Scheme 2 Comparison of different possible route to synthesize 1. Scheme 3. Synthetic routes to 1 from L-aspartic acid based compounds

In light of the above mentioned difficulties, we report an economical and facile way to synthesize the N-protected-L-homoserine-γ-lactones (1) in a three step process from L-aspartic acid (8). Our method involves N-protection of L‐aspartic acid (8) under basic conditions [20], followed by the acid catalyzed condensation with paraformaldehyde to yield N-protected-5-oxazolidinone-L-aspartic acid (11) (Scheme 4) [21]. While some of the N-protected-5-oxazolidinone-L-aspartic acids (11a-b,d) could be synthesized in moderate to good yields by refluxing a mixture of 14, paraformaldehyde and p-toluenesulfonic acid (p-TsOH) in toluene or benzene, similar conditions resulted in low yield of 11c or did not produce expected N-acyl or N-nosyl (N-2-nitrobenzenesulfonyl) oxazolidinone compounds (11d, f). Several attempts to obtain 11f by varying equivalents of p-TsOH (0.06-1.1 eq.) and paraformaldehyde (1-4 eq.), reaction time (1 hr- overnight), solvents (benzene, toluene, THF, DMF, acetic anhydride/acetic acid) or temperature (60-100 °C or refluxing) using conventional heating were unsuccessful. The 2-nitrobenzenesulfonyl (nosyl) group, introduced by Fukuyama [31], is important because it can be removed under very mild conditions with thiolates. N-Fmoc protection is also important from a synthetic perspective whereas N-acyl protected compounds are significant for biological studies as mentioned earlier. Following a lead by Tantry et.al. [21g] where an unmodified domestic microwave was used for the synthesis of related oxazolidinone derivatives, we attempted to use a 2.45 GHz CW (continuous wave) microwave reactor for the synthesis of the desired oxazolidinones. Microwave heating (300 W, 80-105 °C, benzene or toluene) considerably shortened the reaction time to 5-15 minutes and resulted in consistently good yields of 11a-f. The best reaction conditions standardized for the synthesis of 11a-f are described in the experimental section. Oxazolidinones 11d and 11f were new compounds while full characterization data was not reported for 11c and 11e. 1H and 13C NMR data for 11a also did not completely match with the reported data. A considerable broadening was observed for the -CH2COOH protons in the 1H NMR spectra of 11a and 11c, probably due to the presence of rotamers.26a Structures of 11a and 11c were confirmed by collecting 1H NMR spectra at higher temperatures (See Supporting Information no). N-Acyl-5-oxazolidinone-L-aspartic acid (11d) was obtained as a mixture of two rotamers at room temperature as evidenced by 1H and 13C NMR spectrum which corresponds to two sets of peaks at 295 K. These two set of peaks (ratio 1/2.5) starting to merge as 1H NMR spectra were collected at higher temperature and finally, merged completely when the temperature reached 67 °C in d5-pyridine (See Supporting Information no). This phenomenon is not surprising, since the presence of rotamers in similar N-acyl-5-oxazolidinone compounds have been reported previously.26b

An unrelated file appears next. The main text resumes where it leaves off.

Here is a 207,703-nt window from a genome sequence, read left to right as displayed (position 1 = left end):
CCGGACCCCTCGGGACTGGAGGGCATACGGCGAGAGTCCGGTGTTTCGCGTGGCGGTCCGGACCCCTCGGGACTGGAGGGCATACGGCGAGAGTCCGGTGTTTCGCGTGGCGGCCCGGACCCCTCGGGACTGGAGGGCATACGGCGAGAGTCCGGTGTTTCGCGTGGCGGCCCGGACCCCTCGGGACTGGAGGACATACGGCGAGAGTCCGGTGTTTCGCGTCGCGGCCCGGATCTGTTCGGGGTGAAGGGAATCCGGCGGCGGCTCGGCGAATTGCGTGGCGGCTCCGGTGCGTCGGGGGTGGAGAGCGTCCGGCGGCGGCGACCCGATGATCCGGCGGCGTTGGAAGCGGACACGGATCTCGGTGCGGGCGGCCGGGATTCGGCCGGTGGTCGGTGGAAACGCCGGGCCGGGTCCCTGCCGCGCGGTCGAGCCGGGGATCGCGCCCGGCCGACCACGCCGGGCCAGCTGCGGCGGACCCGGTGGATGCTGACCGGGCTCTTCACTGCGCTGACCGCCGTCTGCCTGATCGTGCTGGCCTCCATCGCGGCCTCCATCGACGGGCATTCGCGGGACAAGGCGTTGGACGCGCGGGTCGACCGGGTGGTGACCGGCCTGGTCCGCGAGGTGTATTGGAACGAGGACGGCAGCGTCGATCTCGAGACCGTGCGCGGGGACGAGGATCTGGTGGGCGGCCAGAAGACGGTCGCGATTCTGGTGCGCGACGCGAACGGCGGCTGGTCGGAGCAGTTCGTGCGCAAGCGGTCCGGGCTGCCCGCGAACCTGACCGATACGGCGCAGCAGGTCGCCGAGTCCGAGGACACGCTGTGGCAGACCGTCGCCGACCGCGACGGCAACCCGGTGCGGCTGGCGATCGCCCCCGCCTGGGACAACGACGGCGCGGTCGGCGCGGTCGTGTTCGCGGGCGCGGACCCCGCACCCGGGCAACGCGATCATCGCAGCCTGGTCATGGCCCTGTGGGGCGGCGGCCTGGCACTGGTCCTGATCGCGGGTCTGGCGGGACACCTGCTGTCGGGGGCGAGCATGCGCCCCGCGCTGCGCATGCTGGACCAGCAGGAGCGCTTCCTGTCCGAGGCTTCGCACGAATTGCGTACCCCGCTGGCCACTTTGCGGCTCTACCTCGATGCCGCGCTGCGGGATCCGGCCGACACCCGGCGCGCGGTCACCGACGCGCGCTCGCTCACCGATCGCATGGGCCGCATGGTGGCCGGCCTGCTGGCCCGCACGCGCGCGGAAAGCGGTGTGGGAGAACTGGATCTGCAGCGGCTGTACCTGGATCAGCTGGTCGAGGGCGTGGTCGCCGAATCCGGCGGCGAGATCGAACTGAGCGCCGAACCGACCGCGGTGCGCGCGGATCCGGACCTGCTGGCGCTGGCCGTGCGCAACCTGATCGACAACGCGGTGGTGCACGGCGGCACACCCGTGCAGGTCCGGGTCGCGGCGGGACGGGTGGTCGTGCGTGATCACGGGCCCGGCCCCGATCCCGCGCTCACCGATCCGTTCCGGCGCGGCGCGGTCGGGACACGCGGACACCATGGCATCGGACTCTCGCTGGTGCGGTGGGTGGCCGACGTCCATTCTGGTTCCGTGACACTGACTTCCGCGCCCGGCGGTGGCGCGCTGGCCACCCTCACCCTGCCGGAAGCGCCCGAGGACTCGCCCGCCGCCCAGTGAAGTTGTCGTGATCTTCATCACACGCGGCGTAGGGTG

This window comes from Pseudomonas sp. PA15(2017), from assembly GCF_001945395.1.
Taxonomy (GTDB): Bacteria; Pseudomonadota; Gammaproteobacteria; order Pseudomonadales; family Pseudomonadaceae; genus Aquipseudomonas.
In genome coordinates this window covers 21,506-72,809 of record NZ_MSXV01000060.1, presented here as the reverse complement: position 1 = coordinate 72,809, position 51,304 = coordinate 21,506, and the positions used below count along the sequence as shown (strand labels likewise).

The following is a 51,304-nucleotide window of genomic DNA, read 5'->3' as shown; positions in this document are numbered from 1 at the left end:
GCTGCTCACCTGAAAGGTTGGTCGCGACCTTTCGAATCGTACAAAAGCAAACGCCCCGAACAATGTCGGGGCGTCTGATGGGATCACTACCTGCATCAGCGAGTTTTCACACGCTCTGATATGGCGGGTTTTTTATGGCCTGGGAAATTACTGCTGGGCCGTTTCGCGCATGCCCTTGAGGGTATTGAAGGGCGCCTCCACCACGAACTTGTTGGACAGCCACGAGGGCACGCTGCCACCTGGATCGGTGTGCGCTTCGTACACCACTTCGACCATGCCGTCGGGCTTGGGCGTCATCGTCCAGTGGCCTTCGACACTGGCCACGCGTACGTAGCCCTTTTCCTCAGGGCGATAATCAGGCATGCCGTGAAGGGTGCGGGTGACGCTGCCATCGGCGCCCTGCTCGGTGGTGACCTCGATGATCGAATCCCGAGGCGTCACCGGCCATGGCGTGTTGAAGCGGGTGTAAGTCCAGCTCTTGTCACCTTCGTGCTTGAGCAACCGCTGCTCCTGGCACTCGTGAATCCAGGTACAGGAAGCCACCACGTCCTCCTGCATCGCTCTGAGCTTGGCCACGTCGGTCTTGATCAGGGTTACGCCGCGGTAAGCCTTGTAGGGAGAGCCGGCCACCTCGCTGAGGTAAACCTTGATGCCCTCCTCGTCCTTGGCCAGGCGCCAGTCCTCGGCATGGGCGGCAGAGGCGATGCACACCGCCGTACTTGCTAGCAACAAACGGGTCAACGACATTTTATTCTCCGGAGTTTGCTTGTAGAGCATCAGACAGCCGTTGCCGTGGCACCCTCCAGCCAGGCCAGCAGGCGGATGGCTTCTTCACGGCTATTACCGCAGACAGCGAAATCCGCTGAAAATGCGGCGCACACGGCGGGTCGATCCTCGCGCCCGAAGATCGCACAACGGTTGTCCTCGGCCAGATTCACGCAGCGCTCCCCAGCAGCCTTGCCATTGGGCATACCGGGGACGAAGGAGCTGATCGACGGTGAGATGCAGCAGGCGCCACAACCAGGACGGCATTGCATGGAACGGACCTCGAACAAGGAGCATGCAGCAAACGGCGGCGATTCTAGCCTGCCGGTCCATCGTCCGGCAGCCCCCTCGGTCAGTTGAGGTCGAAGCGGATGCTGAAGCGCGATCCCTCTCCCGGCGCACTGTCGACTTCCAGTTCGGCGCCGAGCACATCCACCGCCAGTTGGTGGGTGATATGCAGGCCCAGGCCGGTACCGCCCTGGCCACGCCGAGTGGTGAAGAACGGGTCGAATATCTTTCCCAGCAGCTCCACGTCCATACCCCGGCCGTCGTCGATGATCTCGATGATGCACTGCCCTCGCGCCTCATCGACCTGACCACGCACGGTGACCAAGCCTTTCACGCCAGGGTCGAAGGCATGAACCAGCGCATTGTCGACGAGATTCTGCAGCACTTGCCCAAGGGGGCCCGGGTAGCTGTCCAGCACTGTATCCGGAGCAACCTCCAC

Scheme 4. Synthesis of N-Protected-5-oxazolidinone-L-aspartic acid (11). (i) Solvent, base, PG-Cl or PG-anhydride (ii) Solvent, PTSA, paraformaldehyde. (a 14a,d were commercially available)

It is known that the N-protected-L‐aspartic acid derivatives (14) can be selectively reduced [22], therefore, it was anticipated that selective reduction of the COOH side chain of 11 can be similarly achieved. The N-Cbz-5-oxazolidinone-L-aspartic acid (11b) was chosen for initial experiments due to its higher yields and stability. Treatment of 11b with N-methylmorpholine and methyl chloroformate in dry THF at -15 °C led to the in situ formation of a mixed anhydride (15b, PG=Cbz) and was followed by the addition of NaBH4 to reduce the side chain and form N-Cbz-5-oxazolidinone-L-homoserine (16b, PG=Cbz). The reaction was quenched with MeOH and an acid (dil. HCl or CH3COOH) to obtain 16b in 61% yield. In an attempt to improve this yield, isobutyl chloroformate was used as an alternative to methyl chloroformate [23], which led to the synthesis of 16b in an improved yield of 71% (Scheme 5). N-Cbz-5-oxazolidinone-L-homoserine (16b) was further treated with 1.0 M citric acid and was refluxed for 1 hr, which led to the synthesis of 1b in 55% yield (Scheme 5). The yield of 1b was increased to 70% by subjecting 16b to the next step without any workup and by increasing the reaction time to 2-4 h. It was observed that increasing reaction time (20 h) or using HCl (1 M) instead of citric acid (1M) or the use of LiBH4 instead of NaBH4 as the reducing agent, all resulted in lower yields. N-Tosyl- and N-nosyl-L-homoserine-γ-lactone (1e, f) were also obtained in 68% and 70% yield respectively by using a similar protocol. However, this method failed to produce any significant quantities of 1a, c-d, presumably because of the acid sensitivity of the starting substrates (11a,c-d) under refluxing temperatures [29].